Capital market regulator Sebi's decision to allow mutual funds to accept inflows in their international schemes doesn't bring any major relief to investors. In a circular released earlier this month, the market regulator lifted the temporary suspension on mutual funds to invest in international stocks.
It says, "Mutual funds can make overseas investments subject to a maximum of $1 billion per mutual fund, within the overall industry limit of $7 billion. Mutual funds can make investments in overseas exchange-traded funds (ETFs), subject to a maximum of $300 million per mutual fund, within the overall industry limit of $1 billion."
Sebi (Securities and Exchange Board of India) had put restrictions on mutual funds in January this year saying it’s breaching the mandated overseas investments limit.
The restriction on overseas investment has been removed given the end-to-end losses in the market due to the fall in stock prices, says Prashant Maurya, partner, Citrine Financial Advisors, a Delhi-based Amfi-registered mutual fund distributor. This is not an advantage to the investors, he adds.
Meanwhile, ICICI Prudential Mutual Fund has reopened its schemes – ICICI Prudential US Bluechip Equity Fund, ICICI Prudential Global Stable Equity Fund (FOF), ICICI Prudential Global Advantage Fund (FOF) and ICICI Prudential Nasdaq 100 Index Fund, for fresh SIP registrations and lumpsum investments.
Edelweiss Mutual Fund will allow inflows in ASEAN equity off-shore fund, Greater China Equity Offshore Fund, the U.S. Technology Equity Fund of Fund, Emerging Markets Opportunities Equity Offshore Fund, Europe Dynamic Equity Offshore Fund, U.S. Value Equity Off-shore Fund and MSCI India Domestic & World Healthcare 45 Index Fund.
PGIM India Mutual Fund has also started accepting lumpsum subscriptions and systematic registration in its schemes namely, PGIM India Global Equity Opportunities Fund, PGIM India Emerging Markets Equity Fund and PGIM India Global Select Real Estate Securities Fund of Fund.
Nippon India Mutual Fund and Mirae Asset have also opened the subscription to their international schemes. Investors should not rush to invest in international funds. "Those looking at investing in overseas funds should in fact wait for the limits to be increased,'' says Jitendra Solanki, a Sebi-registered investment adviser. Investors should not take this as an opportunity.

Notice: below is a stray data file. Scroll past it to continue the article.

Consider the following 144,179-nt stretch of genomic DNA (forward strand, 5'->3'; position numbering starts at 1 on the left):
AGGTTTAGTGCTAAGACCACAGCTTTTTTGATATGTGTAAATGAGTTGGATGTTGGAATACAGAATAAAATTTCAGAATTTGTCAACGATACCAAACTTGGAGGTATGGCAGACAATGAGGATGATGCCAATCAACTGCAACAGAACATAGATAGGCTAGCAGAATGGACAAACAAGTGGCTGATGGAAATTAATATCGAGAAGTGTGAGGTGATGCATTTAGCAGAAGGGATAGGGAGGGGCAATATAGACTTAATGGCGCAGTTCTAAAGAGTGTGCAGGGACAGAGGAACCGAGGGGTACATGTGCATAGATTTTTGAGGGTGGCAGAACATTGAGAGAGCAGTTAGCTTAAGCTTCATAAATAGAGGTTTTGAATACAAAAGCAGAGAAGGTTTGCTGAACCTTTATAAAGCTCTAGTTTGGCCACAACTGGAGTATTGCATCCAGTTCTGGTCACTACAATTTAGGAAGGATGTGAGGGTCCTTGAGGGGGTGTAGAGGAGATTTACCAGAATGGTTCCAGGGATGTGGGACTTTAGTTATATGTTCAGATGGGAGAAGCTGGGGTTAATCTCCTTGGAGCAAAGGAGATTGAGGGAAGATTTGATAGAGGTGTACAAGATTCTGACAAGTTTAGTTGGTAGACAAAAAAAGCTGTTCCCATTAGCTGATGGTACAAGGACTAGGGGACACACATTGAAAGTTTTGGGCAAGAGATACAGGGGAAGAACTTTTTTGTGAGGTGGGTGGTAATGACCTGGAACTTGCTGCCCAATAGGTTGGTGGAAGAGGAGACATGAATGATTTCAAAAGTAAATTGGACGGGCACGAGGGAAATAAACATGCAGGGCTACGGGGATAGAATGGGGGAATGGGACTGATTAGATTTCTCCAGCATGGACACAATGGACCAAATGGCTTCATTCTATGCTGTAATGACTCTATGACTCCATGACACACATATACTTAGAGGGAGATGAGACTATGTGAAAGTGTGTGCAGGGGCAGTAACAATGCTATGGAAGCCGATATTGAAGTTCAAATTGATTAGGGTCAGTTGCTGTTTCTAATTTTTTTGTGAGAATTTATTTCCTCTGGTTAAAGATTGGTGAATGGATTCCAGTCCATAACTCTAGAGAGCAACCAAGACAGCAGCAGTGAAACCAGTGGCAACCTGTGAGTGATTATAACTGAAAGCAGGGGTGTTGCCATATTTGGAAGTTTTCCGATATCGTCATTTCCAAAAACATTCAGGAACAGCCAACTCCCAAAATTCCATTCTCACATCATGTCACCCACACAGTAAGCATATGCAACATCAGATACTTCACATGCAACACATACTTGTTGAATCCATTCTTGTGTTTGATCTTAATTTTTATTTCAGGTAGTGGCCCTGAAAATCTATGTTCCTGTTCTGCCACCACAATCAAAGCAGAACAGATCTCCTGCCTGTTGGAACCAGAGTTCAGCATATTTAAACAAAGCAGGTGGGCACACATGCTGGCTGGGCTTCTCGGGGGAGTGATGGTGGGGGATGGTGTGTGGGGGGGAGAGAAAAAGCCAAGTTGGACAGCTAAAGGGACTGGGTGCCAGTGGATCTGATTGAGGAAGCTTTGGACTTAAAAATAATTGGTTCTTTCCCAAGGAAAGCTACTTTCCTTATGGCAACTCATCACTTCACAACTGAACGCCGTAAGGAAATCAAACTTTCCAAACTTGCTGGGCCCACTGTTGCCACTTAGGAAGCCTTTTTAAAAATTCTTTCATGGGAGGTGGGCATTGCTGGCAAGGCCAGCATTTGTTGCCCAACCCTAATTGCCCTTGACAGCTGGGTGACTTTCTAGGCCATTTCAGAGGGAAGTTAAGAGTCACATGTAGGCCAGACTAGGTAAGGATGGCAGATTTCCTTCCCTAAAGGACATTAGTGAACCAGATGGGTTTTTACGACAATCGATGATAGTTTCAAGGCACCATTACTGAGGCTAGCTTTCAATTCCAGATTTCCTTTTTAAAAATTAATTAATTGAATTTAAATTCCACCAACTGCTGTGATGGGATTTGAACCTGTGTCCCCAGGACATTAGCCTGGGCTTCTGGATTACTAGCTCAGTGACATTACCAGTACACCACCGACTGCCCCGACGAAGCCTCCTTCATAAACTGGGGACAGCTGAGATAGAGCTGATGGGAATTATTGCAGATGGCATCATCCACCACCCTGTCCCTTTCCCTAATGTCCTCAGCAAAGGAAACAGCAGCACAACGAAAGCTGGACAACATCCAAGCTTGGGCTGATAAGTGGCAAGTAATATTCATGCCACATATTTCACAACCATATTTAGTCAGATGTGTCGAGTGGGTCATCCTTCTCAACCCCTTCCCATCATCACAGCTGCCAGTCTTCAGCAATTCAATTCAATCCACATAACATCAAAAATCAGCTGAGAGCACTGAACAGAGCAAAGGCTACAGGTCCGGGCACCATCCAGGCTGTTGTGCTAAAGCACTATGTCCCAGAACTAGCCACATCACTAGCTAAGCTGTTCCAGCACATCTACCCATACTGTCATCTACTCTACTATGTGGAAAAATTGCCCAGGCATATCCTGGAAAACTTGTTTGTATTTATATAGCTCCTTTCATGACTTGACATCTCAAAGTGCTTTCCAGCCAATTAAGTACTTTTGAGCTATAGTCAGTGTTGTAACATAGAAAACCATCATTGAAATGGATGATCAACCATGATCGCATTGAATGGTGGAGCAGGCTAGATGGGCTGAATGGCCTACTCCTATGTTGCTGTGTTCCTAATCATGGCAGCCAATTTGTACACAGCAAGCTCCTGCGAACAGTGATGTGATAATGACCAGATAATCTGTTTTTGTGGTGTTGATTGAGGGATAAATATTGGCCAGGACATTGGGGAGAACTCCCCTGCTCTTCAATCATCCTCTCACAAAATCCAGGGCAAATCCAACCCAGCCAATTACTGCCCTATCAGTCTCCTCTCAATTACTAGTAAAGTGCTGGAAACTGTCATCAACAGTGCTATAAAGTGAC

As per Prashant Maurya, at present, there would be a scope of an additional investment of roughly around ₹800 crore to ₹1,200 crore in these schemes, which is not big. "The mutual fund houses may stop taking the inflows at any time," he says. Edelweiss Mutual Fund in its communication to investors says, "The AMC at its discretion reserves the right to suspend the subscriptions as and when it is close to the headroom limit, which was available as of February 1, 2022."
Is it a good time to invest overseas?
The overseas stock markets have seen a meaningful correction in the last year. The froth from the valuations, says Rahul Roy Chowdhury, business head-wealth, Equirus, seems to have tapered but the markets are still trading above the long period averages. Also, as per Chowdhury, a lot will depend upon how the interest rate hikes impact the asset prices and whether the corporate earnings are revised downwards if the GDP growth is revised downwards.
"US S&P 500 forward P/E is now down to 15.4 times. 2020 Covid corrections brought down the S&P 500 P/E to 13.5 X. Given this background, if someone is not exposed to overseas funds, she can look at building the portfolio in a staggered manner," says Rahul Roy Chowdhury. Whilst the valuations are in a fair zone and not expensive, investors need to mind that overseas equity markets are going to be volatile, he cautions investors. The exposure to overseas funds should be best capped at 15% to 20% from an asset allocation perspective.
Those willing to invest overseas, says Chowdhury of Equirus, may invest 50% lumpsum and the balance of 50% can be staggered over a period of 6 months.